Has your dog or puppy ever waited impatiently for you to put their bowl of food down and then scarfed it up like it might have been their last? Or has your furry friend ever been so excited to see you come home they start jumping and barking simultaneously? If you answered yes to either question, your four-legged companion has probably had a classic case of dog hiccups!
You probably haven’t noticed your pet hiccuping because most people don’t! It is mostly common in puppies and usually is undiagnosable because dog hiccups can be disguised as involuntary actions or heavy breathing.
Now that we know dog hiccups exist, how do you cure your pet of them? If you do start to hear your pup hiccup, have no fear, the cures are right here:
1. Just like us, have your puppy drink water, just not upside down on their heads…
2. Have your dog slow down while eating. You can even try hand feeding them to help control the amount of air they swallow while chomping, but make sure to watch your fingers.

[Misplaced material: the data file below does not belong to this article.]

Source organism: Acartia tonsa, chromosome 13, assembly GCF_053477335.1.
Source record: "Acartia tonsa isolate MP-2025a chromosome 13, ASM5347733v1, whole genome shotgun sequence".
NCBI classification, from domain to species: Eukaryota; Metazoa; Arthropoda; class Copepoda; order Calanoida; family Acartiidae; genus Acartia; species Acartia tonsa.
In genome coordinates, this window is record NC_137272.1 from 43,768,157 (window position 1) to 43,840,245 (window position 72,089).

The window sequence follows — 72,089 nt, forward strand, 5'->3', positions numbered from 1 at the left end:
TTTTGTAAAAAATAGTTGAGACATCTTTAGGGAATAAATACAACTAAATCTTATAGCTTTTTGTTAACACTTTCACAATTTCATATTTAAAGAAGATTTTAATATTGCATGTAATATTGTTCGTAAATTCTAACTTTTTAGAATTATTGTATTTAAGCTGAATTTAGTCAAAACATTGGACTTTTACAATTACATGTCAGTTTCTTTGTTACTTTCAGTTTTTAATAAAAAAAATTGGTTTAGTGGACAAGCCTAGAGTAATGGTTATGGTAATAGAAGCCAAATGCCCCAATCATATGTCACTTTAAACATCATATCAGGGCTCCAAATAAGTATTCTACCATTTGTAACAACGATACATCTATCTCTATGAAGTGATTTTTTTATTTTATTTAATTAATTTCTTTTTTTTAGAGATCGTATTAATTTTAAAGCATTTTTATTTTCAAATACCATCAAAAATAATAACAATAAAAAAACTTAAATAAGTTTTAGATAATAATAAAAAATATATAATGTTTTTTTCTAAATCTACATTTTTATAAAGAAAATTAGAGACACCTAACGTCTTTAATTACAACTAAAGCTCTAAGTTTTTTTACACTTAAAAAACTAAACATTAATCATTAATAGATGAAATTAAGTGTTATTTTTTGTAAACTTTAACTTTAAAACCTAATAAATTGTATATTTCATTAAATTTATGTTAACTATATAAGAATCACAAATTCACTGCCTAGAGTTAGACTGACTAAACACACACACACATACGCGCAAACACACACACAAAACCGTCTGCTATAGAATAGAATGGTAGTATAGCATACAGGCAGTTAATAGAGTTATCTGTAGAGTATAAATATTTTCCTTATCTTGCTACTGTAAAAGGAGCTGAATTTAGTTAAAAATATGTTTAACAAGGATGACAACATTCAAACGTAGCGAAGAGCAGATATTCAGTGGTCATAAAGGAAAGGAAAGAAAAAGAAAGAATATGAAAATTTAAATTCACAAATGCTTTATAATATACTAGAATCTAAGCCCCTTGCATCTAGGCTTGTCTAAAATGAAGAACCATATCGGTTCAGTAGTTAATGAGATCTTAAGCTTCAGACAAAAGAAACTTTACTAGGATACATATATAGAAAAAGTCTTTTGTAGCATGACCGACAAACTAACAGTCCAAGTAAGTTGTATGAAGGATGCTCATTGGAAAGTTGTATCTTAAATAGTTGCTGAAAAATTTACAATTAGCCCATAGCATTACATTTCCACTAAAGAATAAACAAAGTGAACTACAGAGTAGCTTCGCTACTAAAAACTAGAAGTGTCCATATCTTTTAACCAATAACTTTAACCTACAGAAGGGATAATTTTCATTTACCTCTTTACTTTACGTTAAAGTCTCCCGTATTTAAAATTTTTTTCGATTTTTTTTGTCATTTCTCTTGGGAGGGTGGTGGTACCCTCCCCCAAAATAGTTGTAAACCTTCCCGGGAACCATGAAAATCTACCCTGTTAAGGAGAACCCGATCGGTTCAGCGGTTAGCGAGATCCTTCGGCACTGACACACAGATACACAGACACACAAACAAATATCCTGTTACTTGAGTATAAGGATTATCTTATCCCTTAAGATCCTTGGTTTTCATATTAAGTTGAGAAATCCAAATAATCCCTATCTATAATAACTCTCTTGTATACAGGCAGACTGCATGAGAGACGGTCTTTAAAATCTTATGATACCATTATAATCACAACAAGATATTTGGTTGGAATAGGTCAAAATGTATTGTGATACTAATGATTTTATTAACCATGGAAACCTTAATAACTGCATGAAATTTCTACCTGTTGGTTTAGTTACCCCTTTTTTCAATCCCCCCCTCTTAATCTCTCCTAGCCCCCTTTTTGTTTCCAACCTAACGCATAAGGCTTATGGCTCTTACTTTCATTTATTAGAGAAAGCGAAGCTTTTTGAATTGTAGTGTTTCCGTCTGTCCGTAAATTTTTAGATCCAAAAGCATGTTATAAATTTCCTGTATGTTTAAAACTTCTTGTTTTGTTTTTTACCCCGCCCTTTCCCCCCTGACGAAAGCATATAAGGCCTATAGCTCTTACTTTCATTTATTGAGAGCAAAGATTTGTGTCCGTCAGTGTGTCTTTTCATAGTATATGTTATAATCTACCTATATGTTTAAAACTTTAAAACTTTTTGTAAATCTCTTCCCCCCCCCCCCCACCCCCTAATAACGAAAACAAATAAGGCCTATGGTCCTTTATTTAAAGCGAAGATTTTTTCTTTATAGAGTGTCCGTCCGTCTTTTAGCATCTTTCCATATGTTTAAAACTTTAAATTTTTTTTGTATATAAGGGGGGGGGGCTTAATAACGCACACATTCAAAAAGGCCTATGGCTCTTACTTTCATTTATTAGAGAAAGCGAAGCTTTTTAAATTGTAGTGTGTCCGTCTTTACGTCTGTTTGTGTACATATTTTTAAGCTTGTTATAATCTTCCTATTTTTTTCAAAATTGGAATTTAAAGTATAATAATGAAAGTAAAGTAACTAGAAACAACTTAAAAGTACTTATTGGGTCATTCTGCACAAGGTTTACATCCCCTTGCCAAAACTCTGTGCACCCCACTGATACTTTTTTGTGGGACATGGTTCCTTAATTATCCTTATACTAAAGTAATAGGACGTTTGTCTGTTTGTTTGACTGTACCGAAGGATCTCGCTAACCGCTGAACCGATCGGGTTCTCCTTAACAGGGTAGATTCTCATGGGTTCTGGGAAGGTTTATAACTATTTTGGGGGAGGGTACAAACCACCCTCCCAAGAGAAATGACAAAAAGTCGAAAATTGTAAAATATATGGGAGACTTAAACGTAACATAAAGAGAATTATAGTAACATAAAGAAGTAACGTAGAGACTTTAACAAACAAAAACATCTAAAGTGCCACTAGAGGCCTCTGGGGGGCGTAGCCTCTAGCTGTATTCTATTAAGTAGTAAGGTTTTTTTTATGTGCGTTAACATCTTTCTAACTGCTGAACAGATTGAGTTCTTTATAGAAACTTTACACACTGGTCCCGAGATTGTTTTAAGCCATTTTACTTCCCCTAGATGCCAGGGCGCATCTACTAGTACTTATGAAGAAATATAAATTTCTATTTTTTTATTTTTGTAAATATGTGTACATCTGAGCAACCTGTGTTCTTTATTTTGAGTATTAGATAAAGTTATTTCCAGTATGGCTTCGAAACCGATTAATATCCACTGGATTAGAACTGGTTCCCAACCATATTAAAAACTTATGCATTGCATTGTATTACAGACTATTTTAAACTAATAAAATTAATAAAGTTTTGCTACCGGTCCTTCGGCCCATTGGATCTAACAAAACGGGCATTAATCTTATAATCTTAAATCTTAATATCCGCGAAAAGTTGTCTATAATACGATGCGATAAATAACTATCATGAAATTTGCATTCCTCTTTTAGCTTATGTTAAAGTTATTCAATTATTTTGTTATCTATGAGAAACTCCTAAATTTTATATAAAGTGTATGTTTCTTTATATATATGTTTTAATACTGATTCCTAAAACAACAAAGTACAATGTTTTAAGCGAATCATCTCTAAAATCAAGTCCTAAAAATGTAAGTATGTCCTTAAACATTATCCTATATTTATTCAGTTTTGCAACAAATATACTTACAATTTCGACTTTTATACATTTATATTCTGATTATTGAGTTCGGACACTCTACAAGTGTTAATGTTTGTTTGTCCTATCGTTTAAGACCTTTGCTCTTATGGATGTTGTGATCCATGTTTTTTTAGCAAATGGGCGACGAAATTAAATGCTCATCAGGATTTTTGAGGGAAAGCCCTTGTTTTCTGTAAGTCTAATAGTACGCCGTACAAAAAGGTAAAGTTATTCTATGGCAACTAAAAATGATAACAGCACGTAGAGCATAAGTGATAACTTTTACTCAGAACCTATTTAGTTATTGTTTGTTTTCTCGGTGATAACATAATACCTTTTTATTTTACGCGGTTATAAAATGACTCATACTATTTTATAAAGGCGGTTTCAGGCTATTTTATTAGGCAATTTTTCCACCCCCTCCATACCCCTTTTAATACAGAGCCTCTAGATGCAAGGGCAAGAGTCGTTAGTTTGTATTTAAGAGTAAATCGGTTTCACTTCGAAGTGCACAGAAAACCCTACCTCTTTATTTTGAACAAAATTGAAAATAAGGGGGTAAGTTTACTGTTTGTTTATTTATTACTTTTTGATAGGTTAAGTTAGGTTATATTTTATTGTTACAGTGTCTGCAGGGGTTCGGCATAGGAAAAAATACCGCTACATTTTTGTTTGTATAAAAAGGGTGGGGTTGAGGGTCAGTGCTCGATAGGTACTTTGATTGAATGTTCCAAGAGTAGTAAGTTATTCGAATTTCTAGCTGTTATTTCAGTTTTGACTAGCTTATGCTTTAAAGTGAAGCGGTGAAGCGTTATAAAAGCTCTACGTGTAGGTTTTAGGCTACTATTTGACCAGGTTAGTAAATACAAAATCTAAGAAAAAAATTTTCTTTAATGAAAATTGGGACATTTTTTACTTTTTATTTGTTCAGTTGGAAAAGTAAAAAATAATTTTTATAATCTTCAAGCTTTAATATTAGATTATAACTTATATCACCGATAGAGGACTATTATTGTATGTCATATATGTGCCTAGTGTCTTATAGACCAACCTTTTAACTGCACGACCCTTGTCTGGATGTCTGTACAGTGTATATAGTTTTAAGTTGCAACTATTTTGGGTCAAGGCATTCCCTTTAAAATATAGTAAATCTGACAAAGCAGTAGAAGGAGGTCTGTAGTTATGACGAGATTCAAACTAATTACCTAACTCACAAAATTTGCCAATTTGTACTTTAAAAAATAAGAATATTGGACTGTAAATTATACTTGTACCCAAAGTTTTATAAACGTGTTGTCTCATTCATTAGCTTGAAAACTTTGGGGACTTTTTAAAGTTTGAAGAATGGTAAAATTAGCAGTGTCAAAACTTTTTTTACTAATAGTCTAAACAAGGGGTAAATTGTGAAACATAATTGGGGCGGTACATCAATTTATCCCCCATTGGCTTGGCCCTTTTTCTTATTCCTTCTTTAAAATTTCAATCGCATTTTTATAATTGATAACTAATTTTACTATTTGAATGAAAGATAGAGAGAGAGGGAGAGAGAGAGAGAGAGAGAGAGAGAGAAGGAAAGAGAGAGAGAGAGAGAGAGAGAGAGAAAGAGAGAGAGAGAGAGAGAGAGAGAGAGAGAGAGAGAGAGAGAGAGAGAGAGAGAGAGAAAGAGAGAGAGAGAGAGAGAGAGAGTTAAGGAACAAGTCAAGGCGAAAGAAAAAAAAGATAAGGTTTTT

3. Sometimes puppies can get hiccups when they are cold, so a good old snuggle session can help!
4. Stress can also cause dog hiccups. Try advising your dog to stop working so late at the office and the hiccups should subside.
5. If your pup has frequent hiccups, monitor what they are eating and what foods cause them! Spicy foods are known to cause dog hiccups, so maybe lay off feeding your pup the leftovers you drowned in hot sauce.
6. Dogs can also get hiccups when they are trying to get you to pay attention to them. An easy cure would be to give your puppy more time in the day!
7. Second hand smoke, or any inhalation of smoke or fumes, can cause your companion to get the hiccups. The only sound cure for this would be not to smoke around your pets!
8. Hiccups, in rare cases, can be triggered by a stomach problem your dog might be experiencing. Whatever you do, don’t give them benzodiazepines or muscle relaxers because those medications can also cause hiccups!
9. Lastly, whatever you do, don’t try to scare them out of your four-legged friend! Shock and fear can cause them in the first place!
If none of these seem to work for the air trapped in your dogs diaphragm, just wait it out because they should go away soon after they start! If not be sure to consult your Veterinarian!